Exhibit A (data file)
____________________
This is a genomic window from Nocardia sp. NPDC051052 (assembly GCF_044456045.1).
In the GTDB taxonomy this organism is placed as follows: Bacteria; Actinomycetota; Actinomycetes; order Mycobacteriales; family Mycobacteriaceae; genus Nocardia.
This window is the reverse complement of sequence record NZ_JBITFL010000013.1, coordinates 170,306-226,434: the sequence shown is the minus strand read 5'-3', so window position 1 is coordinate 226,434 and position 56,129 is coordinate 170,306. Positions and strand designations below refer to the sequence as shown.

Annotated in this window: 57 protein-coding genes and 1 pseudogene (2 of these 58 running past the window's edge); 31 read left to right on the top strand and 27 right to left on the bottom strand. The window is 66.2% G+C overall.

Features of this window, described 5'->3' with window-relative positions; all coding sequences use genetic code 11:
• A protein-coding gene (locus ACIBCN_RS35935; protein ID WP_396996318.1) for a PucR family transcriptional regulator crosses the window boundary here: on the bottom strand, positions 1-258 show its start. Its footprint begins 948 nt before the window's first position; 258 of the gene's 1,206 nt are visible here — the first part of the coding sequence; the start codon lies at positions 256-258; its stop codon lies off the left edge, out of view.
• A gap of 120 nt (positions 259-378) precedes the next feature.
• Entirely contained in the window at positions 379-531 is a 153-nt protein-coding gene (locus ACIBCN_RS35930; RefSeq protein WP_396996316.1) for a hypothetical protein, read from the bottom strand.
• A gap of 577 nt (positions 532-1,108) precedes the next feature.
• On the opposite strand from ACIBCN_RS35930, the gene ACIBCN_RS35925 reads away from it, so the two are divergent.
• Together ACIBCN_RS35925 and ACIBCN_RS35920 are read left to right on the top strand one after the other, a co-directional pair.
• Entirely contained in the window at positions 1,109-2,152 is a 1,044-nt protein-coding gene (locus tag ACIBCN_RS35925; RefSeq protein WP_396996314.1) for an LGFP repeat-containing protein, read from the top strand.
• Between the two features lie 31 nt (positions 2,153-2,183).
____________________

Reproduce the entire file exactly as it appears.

This is a genomic window from Nocardia sp. NPDC051052 (assembly GCF_044456045.1).
In the GTDB taxonomy this organism is placed as follows: Bacteria; Actinomycetota; Actinomycetes; order Mycobacteriales; family Mycobacteriaceae; genus Nocardia.
This window is the reverse complement of sequence record NZ_JBITFL010000013.1, coordinates 170,306-226,434: the sequence shown is the minus strand read 5'-3', so window position 1 is coordinate 226,434 and position 56,129 is coordinate 170,306. Positions and strand designations below refer to the sequence as shown.

Annotated in this window: 57 protein-coding genes and 1 pseudogene (2 of these 58 running past the window's edge); 31 read left to right on the top strand and 27 right to left on the bottom strand. The window is 66.2% G+C overall.

Features of this window, described 5'->3' with window-relative positions; all coding sequences use genetic code 11:
• A protein-coding gene (locus ACIBCN_RS35935; protein ID WP_396996318.1) for a PucR family transcriptional regulator crosses the window boundary here: on the bottom strand, positions 1-258 show its start. Its footprint begins 948 nt before the window's first position; 258 of the gene's 1,206 nt are visible here — the first part of the coding sequence; the start codon lies at positions 256-258; its stop codon lies off the left edge, out of view.
• A gap of 120 nt (positions 259-378) precedes the next feature.
• Entirely contained in the window at positions 379-531 is a 153-nt protein-coding gene (locus ACIBCN_RS35930; RefSeq protein WP_396996316.1) for a hypothetical protein, read from the bottom strand.
• A gap of 577 nt (positions 532-1,108) precedes the next feature.
• On the opposite strand from ACIBCN_RS35930, the gene ACIBCN_RS35925 reads away from it, so the two are divergent.
• Together ACIBCN_RS35925 and ACIBCN_RS35920 are read left to right on the top strand one after the other, a co-directional pair.
• Entirely contained in the window at positions 1,109-2,152 is a 1,044-nt protein-coding gene (locus tag ACIBCN_RS35925; RefSeq protein WP_396996314.1) for an LGFP repeat-containing protein, read from the top strand.
• Between the two features lie 31 nt (positions 2,153-2,183).